Labour will hold onto Dewsbury but lose eight other Yorkshire seats in General Election, says major poll as Tory lead shrinks
A major poll released a day before the nation casts its vote on Thursday has predicted the Tories will win a Parliamentary majority of 28 seats at the General Election.
The second YouGov MRP poll released tonight suggests the Conservatives will win 339 seats in 2019, a rise of 22 from 2017, while Labour will lose 31 and end up with a total of 231.
But it is a drop of 40 seats from a previous YouGov poll in November that predicted the Tories would have a 68-seat majority.
If the election was held today, the research suggests the Lib Dems would win 15 seats, three more than in 2017, while the SNP would gain six for an overall total of 41.
In Yorkshire, the polling would mean eight seats won by Labour in 2017 would turn blue. As in the previous poll last month, if the YouGov polling holds true Labour will lose Don Valley,
Great Grimsby, Keighley, Wakefield, Colne Valley, Penistone and Stocksbridge, Rother Valley and Scunthorpe, while Sheffield Hallam will be taken by the Liberal Democrats.
But unlike in November’s YouGov poll, Jeremy Corbyn’s party would hang onto Dewsbury in West Yorkshire. The figures suggest Labour will hold onto Bradford South by just one per cent of the vote, but lose in Great Grimsby by the same margin.
According to the poll, Plaid and the Green Party will see no change from four and one seats won in 2017 respectively.
In terms of total seats, 339 would be the Conservative’s best election performance since Margaret Thatcher was leader in 1987.
But if Labour drop to 231 it would mean the party’s worst performance since 1983.
YouGov, whose polling method successfully predicted 2017’s hung Parliament, has interviewed approximately 100,000 people about their voting intentions in the past seven days.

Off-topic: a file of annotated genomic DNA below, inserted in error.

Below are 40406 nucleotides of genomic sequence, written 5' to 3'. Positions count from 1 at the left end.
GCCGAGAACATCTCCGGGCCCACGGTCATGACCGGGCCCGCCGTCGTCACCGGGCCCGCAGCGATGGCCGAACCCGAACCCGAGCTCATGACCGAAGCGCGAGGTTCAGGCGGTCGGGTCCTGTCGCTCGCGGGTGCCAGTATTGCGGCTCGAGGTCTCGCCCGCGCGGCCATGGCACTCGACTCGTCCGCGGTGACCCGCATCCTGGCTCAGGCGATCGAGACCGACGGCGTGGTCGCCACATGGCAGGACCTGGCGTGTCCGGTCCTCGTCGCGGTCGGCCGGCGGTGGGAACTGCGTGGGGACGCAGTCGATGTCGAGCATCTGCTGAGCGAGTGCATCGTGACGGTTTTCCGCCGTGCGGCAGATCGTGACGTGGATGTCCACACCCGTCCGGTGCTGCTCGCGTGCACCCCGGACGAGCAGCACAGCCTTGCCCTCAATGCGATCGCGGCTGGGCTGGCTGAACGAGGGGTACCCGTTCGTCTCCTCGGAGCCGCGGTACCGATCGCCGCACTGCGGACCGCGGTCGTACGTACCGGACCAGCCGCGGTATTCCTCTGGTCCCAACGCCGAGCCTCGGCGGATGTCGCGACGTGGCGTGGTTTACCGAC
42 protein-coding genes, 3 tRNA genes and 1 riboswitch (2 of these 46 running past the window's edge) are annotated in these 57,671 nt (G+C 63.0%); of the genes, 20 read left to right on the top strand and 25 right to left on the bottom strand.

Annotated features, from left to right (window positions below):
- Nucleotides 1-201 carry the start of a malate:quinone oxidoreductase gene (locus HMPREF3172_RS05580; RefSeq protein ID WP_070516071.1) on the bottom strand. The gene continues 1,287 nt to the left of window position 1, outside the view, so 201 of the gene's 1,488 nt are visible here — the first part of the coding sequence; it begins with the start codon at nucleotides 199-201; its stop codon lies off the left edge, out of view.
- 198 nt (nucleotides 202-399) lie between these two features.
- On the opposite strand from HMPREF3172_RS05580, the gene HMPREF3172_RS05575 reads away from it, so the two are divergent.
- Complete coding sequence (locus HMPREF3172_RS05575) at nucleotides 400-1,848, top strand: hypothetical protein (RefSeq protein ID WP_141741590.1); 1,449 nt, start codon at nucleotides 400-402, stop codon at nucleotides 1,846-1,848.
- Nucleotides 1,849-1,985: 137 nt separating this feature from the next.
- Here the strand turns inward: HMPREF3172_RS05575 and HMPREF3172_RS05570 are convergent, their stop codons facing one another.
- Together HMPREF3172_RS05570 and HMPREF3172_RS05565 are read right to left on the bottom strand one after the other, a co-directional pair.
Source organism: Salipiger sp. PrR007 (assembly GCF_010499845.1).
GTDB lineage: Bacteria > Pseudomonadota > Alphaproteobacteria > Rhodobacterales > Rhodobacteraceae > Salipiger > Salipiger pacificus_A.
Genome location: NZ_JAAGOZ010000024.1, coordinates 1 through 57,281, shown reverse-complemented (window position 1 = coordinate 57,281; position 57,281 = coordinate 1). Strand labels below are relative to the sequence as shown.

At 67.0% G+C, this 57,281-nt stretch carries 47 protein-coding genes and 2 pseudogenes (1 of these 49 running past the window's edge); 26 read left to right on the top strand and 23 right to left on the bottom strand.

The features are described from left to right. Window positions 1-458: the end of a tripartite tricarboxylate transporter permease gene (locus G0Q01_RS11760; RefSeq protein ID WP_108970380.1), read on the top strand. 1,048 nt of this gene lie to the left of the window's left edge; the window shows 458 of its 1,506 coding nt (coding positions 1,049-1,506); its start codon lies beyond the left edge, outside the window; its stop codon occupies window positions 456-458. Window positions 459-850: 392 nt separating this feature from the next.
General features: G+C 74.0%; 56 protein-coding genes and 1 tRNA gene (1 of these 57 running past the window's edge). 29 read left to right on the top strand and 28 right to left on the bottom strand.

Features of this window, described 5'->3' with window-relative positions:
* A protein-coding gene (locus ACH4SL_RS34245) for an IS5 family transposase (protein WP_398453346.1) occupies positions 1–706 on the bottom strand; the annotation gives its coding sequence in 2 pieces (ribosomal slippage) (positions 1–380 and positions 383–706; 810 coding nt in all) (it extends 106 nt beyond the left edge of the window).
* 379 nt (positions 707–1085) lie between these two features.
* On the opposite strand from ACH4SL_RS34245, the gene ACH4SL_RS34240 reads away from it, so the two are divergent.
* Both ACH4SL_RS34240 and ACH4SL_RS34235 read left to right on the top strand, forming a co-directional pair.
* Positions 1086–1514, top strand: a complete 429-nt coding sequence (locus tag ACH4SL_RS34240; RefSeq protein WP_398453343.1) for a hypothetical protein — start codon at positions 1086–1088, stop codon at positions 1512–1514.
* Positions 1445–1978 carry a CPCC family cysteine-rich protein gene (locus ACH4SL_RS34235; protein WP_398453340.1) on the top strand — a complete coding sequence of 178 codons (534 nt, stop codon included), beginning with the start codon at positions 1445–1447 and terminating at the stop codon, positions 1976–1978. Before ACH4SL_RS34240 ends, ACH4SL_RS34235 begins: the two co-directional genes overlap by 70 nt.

Chris Curtis of YouGov said: “The margins are extremely tight and small swings in a small number of seats, perhaps from tactical voting and a continuation of Labour’s recent upward trend, means we can’t currently rule out a hung parliament.”
It comes ahead of a frantic final day of campaigning tomorrow (Wednesday), where both Boris Johnson and Jeremy Corbyn will be trying to rally voters in marginal Yorkshire seats.
The Prime Minister will be in West Yorkshire in the morning, while Mr Corbyn is due on the campaign trail in South Yorkshire in the afternoon.
Senior Tory Michael Gove and Brexit Party leader Nigel Farage are also due to visit the region over the course of the day.
Mr Johnson gave another rallying speech to Tory members in a secluded warehouse tonight in which he claimed the UK could be “carbon neutral by 2050 and Corbyn neutral by Christmas”.
Speaking in Greater Manchester, the Tory leader said: “In the next 36 hours the people of this country will make up their mind - and it can be close, it will be close, it will be a tight fight.
“We’ve got to get out there and spread the word about how hard this election could be, about the risks that this country faces. We must get our message across and have 36 hours to do it.”
And Mr Corbyn sought to take further advantage of an increased focus on the NHS caused by the emergence of a picture of four-year-old boy forced to wait on the floor at a major Yorkshire hospital because of a lack of beds.
He insisted the experience of four-year-old Jack Williment, who was pictured lying on a pile of coats to keep warm while he waited for a bed at Leeds General Infirmary, was a political issue.
Mr Johnson is seeking to remind voters of his main promises on spending and Brexit with one more day of campaigning left ahead of polls opening on Thursday.